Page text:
WHAT would you like to get out of this column?

The answer, I would presume, would be ‘what should I do with my finances in the next year, given the current state of flux?’

As I have said many times, the biggest concern surrounding people’s personal finances is a change in the system on which they have based their future plans.

It therefore pays to have a flexible financial plan that is not dependent on just one outcome.

I do hope you all have a plan in place. For example, have you considered how much money you are you going to have to retire on and when you are going to retire?

If you don’t already have a plan, putting one in place should be your first step. The second should be to make sure it is flexible.

As part of this it is vital to ensure you always diversify your tax risk.

Start by ensuring that you are not dependent on any one area to give you a retirement fund that will allow you to play an eternal round at Carnoustie or buy a holiday home in sunnier climes - North Berwick perhaps.

The Overton Window - a political window where the current views sit - has moved, meaning that a higher tax regime is likely, regardless of what the next government may look like.

My view is the tax system will change, so it pays to look at the three areas that are likely to change and try to plan accordingly.

First, the tax relief on pensions and the level of contributions are likely to change.

The lifetime allowance may also decrease from just over a million pounds, although no one is going to march on the Scottish Parliament for the millionaire pensioners.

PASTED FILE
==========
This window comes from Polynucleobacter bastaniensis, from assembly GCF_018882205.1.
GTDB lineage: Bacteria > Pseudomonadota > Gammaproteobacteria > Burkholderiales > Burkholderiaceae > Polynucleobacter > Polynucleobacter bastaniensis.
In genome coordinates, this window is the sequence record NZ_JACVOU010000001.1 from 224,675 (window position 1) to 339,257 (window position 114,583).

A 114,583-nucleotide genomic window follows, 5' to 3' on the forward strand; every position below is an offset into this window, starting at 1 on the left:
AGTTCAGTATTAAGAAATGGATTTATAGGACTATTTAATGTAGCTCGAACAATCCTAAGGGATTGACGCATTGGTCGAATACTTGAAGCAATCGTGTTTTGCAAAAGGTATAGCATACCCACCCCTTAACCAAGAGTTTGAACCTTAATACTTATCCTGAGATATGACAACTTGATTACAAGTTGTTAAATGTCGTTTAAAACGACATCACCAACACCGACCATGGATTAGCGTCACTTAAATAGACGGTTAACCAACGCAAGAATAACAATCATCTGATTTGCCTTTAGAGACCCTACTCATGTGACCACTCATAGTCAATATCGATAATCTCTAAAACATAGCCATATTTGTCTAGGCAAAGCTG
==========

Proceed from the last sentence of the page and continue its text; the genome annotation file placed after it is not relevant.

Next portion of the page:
Additionally, you may want to consider whether it might be worth taking your 25 per cent pension commencement lump sum (PCLS) if you are eligible to do so.

This used to be known as tax-free cash, but that term has not been used since the last Labour Government in 2010.

It is therefore worth asking yourself why the Government would remove the term tax-free cash if it was not going to remove the tax-free status, and then ask yourself what this would mean to your financial plans if it did?

Secondly, be careful about trusts at the moment. If you are looking to tax the rich, this is the perfect target - not many poor people have a trust (Vulnerable Persons Trusts would be excluded).

This leads to being careful about esoteric investment ideas that offer tax efficiencies.

There is nothing new here, and loopholes will not just suddenly close, but may chop you in half when they do.

It is worth keeping in mind that the Panama Papers have already raised £190 million for HM Revenue & Customs - if you cannot explain your tax affairs in a few sentences then you might start to worry.

My mantra has always been, pay the tax you need to pay but no more.

Tax is actually a really good thing and if you do not pay any you are either not making any money, or will shortly be held at Her Majesty’s pleasure.

Thirdly, as I mentioned above, make sure you use all your allowances so that if one investment becomes tax inefficient the others can compensate.

Use pensions, your capital gains allowance and Isa and dividend allowances. It is also worth looking at Enterprise Investment Schemes and Venture Capital Trusts although it is important to ensure you are investing in them for the right reasons rather than for the tax efficiencies they offer. Also remember that they are very high risk.

The Government does not give us many ways to save tax, so make sure you use as many as you can before they are taken away.

Additionally, higher earners are likely to be hit as part of the tax changes.

This is a difficult one to manage so do not look to earn less money to pay less tax, the maths just does not add up.

The reality is that you cannot really be ‘future proofed’, but you can try to be as robust as possible.

You probably didn’t get an answer to the initial question that was posed, but sadly, I am not Nostradamus.

Michael Martin is private client manager at 7IM.